Anarky returns and this time he’s playing Batman and the League of Assassins against each other. If his plan works, both the Batman and Lady Shiva will be responsible for unleashing a deadly contagion on all of Gotham City. Katana learns about sacrifice. Directed by Sam Liu. Written by Mark Banker.
When the opening scene revealed that Anarky was coming back I immediately let out a bit of a groan because I found the previous Anarky episode to be the weakest of the series and often look back and think I should’ve given that one a lower score. He was hyped up to be Batman’s Moriarty yet his villainous plot was flimsy and his comedic-relief henchmen were the very definition of lame. Add on that unappealing all-white costume and how his sniveling voice doesn’t match up with his muscular frame and you get my least favorite villain of the entire show. However, Anarky earned my respect in this episode and I won’t be thumbing my nose at the character again anytime soon!
Rather than depend on the two moronic henchmen for all of his wrong-doing, Anarky instead employs trickery to manipulate both Batman & Katana as well as Lady Shiva and the League of Assassins. Just by doing that he solidifies himself as a big-time player. And in that opening scene– in which we hear Anarky’s musical theme, which I really liked– we also saw that Anarky is a good enough fighter to take on more than one ninja. But his fighting prowess does raise the question of how exactly did Anarky get all of these skills? Hopefully a future episode will dive into the villain’s origin. After defeating a few ninjas and stealing their precious cargo, the real story is set into motion as Anarky now has leverage over Lady Shiva.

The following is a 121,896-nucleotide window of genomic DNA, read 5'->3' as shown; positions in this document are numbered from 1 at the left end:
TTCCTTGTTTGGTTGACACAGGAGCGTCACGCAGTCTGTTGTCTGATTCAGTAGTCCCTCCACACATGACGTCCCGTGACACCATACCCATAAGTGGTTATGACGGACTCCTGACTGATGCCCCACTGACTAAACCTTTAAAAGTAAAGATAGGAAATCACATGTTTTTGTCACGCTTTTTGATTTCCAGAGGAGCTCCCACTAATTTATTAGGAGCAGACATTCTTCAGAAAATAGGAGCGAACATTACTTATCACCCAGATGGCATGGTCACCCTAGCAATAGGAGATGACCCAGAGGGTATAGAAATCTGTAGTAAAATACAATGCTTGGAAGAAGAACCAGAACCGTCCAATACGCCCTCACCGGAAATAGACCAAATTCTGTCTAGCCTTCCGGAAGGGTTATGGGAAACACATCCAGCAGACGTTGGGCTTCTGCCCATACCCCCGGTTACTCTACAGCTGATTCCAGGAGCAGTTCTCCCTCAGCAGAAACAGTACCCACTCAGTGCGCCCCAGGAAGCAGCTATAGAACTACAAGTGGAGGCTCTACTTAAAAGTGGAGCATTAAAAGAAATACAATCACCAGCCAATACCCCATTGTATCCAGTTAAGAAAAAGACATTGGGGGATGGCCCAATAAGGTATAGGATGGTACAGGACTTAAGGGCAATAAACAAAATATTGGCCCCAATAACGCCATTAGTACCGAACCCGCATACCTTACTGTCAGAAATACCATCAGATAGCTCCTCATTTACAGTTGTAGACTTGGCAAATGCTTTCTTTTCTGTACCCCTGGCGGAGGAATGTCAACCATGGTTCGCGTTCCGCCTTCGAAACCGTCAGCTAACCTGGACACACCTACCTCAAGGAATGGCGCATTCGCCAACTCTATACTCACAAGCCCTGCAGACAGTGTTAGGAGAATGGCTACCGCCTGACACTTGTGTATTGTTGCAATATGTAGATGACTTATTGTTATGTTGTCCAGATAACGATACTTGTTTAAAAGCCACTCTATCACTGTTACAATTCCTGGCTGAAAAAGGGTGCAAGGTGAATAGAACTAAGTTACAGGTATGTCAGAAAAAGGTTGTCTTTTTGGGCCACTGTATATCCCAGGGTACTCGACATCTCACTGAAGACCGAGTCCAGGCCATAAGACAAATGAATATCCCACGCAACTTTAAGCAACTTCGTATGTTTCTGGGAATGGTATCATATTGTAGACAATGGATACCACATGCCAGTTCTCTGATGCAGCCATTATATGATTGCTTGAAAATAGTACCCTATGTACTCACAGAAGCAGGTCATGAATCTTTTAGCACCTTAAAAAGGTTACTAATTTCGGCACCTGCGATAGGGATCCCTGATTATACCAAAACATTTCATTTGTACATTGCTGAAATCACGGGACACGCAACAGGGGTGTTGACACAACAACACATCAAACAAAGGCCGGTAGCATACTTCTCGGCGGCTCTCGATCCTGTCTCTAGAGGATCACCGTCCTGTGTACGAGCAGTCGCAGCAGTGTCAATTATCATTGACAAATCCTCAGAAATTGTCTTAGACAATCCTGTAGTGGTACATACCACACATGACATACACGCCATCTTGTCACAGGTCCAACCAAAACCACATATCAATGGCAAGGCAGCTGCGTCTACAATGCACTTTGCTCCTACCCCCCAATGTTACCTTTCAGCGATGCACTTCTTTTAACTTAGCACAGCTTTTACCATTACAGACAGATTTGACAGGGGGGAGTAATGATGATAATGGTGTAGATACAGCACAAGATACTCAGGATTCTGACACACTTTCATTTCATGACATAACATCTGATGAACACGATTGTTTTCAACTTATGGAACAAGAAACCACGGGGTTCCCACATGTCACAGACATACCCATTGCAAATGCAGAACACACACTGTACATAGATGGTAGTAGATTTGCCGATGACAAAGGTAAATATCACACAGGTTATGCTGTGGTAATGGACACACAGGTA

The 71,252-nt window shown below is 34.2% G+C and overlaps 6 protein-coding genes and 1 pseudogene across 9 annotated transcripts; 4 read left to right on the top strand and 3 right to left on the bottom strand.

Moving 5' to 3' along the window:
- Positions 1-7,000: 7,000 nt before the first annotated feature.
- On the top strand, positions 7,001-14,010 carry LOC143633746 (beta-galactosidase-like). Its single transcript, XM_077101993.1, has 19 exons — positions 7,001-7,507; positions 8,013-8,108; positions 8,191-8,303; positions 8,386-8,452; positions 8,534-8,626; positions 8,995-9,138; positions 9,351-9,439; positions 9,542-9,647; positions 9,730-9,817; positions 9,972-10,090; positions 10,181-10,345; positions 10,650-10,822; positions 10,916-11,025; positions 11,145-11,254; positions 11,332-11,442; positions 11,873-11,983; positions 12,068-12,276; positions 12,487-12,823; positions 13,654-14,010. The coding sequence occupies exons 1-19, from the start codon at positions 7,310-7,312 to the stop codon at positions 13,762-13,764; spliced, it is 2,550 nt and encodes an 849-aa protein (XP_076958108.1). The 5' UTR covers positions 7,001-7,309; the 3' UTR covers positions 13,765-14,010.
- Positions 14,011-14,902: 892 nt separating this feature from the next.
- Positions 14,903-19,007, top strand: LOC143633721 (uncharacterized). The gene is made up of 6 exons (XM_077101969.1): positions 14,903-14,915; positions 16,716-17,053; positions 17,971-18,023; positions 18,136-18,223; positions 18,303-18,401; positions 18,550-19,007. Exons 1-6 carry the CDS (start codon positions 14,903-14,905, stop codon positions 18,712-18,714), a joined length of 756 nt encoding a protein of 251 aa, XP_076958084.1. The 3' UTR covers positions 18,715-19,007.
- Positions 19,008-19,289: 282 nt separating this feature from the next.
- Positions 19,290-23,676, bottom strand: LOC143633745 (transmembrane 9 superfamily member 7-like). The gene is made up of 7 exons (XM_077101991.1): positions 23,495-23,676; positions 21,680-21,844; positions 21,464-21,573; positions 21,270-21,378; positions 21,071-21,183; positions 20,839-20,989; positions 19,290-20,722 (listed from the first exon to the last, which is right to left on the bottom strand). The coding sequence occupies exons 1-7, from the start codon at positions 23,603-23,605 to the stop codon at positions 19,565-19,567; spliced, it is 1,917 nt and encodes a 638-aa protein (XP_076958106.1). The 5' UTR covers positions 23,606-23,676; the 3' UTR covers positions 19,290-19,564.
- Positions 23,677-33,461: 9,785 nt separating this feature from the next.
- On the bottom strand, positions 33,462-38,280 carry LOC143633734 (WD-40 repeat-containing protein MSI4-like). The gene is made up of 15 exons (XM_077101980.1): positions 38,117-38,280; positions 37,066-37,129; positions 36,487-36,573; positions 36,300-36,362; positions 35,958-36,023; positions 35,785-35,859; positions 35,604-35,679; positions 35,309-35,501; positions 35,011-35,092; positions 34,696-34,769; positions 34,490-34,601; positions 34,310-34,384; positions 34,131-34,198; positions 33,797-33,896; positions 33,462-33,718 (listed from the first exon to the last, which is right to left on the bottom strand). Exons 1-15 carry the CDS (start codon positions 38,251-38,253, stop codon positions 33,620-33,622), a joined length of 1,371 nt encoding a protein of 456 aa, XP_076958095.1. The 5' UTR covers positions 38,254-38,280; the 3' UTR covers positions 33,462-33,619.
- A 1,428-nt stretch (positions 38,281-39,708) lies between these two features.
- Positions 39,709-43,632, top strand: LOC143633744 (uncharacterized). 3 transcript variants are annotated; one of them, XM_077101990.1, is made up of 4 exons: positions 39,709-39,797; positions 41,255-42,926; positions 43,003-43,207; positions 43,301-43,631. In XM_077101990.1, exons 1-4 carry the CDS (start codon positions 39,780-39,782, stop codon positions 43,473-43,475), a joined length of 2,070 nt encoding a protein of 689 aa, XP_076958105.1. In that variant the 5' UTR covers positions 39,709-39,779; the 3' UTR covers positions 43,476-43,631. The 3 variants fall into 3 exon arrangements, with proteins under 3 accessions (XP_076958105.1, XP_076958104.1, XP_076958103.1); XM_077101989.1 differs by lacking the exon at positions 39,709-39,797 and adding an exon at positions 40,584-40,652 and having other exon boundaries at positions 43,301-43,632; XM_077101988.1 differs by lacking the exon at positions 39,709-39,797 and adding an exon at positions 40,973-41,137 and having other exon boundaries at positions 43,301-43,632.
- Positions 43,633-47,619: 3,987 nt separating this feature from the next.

On the good guy side of things, there is the continued training of Katana. This week’s lesson is sacrifice, which she is educated on after a fight with a band of thugs causes a building fire. As the room blazes and the enemy flees, Katana immediately turns to chase down the remaining bad guys when Batman orders her to stop. He explains that there comes a time when you have to make a sacrifice for the greater good– in this case it’s more important to evacuate the building of innocent civilians than chase after four or five goons.